Things Change + A Poem

I made a fairly big call recently. I decided to return to my home town in regional coastal Western Australia. It is a place seething with bad memories, and as I have made very clear on this blog before, the source of much trauma.

As I was flying in, I realised something.

This isn’t a bad place. It’s a place where bad memories were made. And this week, I have had an opportunity to make new memories, and this place doesn’t seem so bad anymore. It’s uncomfortable to walk the streets, I have more anxious sweat then I ever realised was possible for a human to produce, and it’s triggering some very unstable mood shifts. But it’s been… okay. It’s been good. I saw my drama family (AKA my youth theatre of twelve years), and it has made me happier than I have been in a long time.

I suppose things change, and I’m glad that for once, they’ve changed in a good way.


Bad memories lurk beneath green rolling hills,

simmering with seasons toiled by decay,

a land marked for its absence and its lack,

even by those who choose to stay.

This place festers with bygones and

the wayward lost, to vices disguised

as adolescent adventures.

This place hides hurt beneath

roiling waves that crumble against the collapsing coast.

Salted waters sting against scars

leaving breathless gasps to mark their paths.

This place is one of hatred and despair,

with privileged joys mistaken for burdens,

with experience lost through ash coloured glasses,

that which cannot be returned nor replaced.

This place is underestimated, with its

stifling heat, and broods of gossips gathering;

the single skyscraper, barely reaching the clouds

that graze the sky rarely and tenderly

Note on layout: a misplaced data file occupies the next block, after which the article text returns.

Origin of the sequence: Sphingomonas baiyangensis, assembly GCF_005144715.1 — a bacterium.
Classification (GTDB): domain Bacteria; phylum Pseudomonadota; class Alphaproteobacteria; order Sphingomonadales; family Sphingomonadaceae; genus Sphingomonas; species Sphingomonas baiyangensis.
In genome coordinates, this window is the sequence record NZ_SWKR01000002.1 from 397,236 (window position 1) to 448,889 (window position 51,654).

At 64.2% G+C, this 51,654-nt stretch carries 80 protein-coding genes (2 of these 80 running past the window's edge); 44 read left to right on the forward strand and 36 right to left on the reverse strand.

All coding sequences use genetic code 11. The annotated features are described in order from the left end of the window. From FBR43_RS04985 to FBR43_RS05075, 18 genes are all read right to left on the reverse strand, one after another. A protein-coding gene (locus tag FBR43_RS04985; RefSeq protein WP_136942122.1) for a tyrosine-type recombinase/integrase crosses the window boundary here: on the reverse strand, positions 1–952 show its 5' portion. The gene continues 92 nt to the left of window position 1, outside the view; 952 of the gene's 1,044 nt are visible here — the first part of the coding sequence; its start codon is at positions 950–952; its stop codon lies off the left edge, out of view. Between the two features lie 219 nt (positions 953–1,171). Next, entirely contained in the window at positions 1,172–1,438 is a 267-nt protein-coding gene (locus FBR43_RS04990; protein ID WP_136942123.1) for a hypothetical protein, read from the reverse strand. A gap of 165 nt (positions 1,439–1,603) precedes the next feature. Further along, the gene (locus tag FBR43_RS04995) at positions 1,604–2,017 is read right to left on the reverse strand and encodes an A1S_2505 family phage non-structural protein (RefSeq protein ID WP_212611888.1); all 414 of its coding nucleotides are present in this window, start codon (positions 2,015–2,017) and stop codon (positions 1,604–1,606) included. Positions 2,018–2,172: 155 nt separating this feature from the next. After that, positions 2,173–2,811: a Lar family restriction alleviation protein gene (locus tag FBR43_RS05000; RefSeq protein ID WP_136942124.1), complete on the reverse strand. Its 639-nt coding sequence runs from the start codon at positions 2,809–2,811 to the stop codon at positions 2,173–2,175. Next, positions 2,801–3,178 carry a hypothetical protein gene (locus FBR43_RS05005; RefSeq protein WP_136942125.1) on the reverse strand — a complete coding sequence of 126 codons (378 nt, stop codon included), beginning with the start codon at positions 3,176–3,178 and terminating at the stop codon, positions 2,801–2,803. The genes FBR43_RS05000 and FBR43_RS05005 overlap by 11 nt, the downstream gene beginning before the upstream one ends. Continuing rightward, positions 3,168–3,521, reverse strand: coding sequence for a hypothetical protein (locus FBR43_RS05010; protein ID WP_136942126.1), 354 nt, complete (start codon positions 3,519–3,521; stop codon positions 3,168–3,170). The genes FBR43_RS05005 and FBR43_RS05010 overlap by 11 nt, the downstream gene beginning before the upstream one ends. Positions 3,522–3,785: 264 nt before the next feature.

to drop an ocean desperately sought

by those governed meticulously by time.

This place is powerfully loaded, and painful,

and desecrated – not unlike myself –

But this place is mine;

this place is home.

Anorexic is not an adjective

This week, I saw something that frustrated me.

It frustrated me to the point of ‘borderline rage’, the kind that hasn’t consumed me for a long time, and the impulsivity that accompanies this. In this case, the impulsive act didn’t cause much corporeal damage – I posted a long, deeply personal post via Facebook. The outcome was that I felt more hurt than I had to begin with, and guilty, and sad, and nostalgic for Ana, and everything that I left behind when I recovered. Anyway.

The topic which frustrated me is a topic which has been in the media so much lately, too much. It is a topic dear to my heart, too dear. It is a topic that is being promoted, and that disgusts me. And yes, despite being weight restored, despite fulfilling the psychiatric definition of “recovered”, the anorexic behaviours, thought patterns, distortions, obsessions and compulsions still consume me.

Anorexic is not an adjective. And it is one used as such too often, by people who don’t understand, “celebrities” like the Kardashians, who have the reach to make real change, but are instead the ones blocking the way. It doesn’t matter who you are: you do not get to joke about an illness you have never experienced, an illness which takes more lives than any other. In fact, the more famous you are, the greater your capacity to create change by not stigmatising the illness any more than it already has been. I’m not one to “keep up” with these particular ladies, but what they said amongst themselves hurt me. It hurt me because they joked over an illness that nearly killed me. It hurt me because they joked over the mental illness with the highest mortality rate of them all.